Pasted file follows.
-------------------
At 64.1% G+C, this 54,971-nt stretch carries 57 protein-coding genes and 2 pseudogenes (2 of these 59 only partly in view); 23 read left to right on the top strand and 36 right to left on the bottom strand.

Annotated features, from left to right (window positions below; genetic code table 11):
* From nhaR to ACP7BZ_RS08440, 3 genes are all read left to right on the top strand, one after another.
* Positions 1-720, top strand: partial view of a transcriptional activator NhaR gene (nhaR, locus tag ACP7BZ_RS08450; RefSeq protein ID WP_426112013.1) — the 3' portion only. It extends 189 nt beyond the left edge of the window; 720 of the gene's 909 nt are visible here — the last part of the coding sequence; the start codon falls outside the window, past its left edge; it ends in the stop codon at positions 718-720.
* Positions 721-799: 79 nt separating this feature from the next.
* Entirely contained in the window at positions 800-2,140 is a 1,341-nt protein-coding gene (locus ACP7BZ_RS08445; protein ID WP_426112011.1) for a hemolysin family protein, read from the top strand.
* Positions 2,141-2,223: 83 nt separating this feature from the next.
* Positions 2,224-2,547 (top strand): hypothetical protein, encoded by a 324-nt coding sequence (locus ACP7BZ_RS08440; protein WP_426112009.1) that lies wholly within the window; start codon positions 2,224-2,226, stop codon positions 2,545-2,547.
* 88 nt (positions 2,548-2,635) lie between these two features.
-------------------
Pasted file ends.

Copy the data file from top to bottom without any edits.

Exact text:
At 64.1% G+C, this 54,971-nt stretch carries 57 protein-coding genes and 2 pseudogenes (2 of these 59 only partly in view); 23 read left to right on the top strand and 36 right to left on the bottom strand.

Annotated features, from left to right (window positions below; genetic code table 11):
* From nhaR to ACP7BZ_RS08440, 3 genes are all read left to right on the top strand, one after another.
* Positions 1-720, top strand: partial view of a transcriptional activator NhaR gene (nhaR, locus tag ACP7BZ_RS08450; RefSeq protein ID WP_426112013.1) — the 3' portion only. It extends 189 nt beyond the left edge of the window; 720 of the gene's 909 nt are visible here — the last part of the coding sequence; the start codon falls outside the window, past its left edge; it ends in the stop codon at positions 718-720.
* Positions 721-799: 79 nt separating this feature from the next.
* Entirely contained in the window at positions 800-2,140 is a 1,341-nt protein-coding gene (locus ACP7BZ_RS08445; protein ID WP_426112011.1) for a hemolysin family protein, read from the top strand.
* Positions 2,141-2,223: 83 nt separating this feature from the next.
* Positions 2,224-2,547 (top strand): hypothetical protein, encoded by a 324-nt coding sequence (locus ACP7BZ_RS08440; protein WP_426112009.1) that lies wholly within the window; start codon positions 2,224-2,226, stop codon positions 2,545-2,547.
* 88 nt (positions 2,548-2,635) lie between these two features.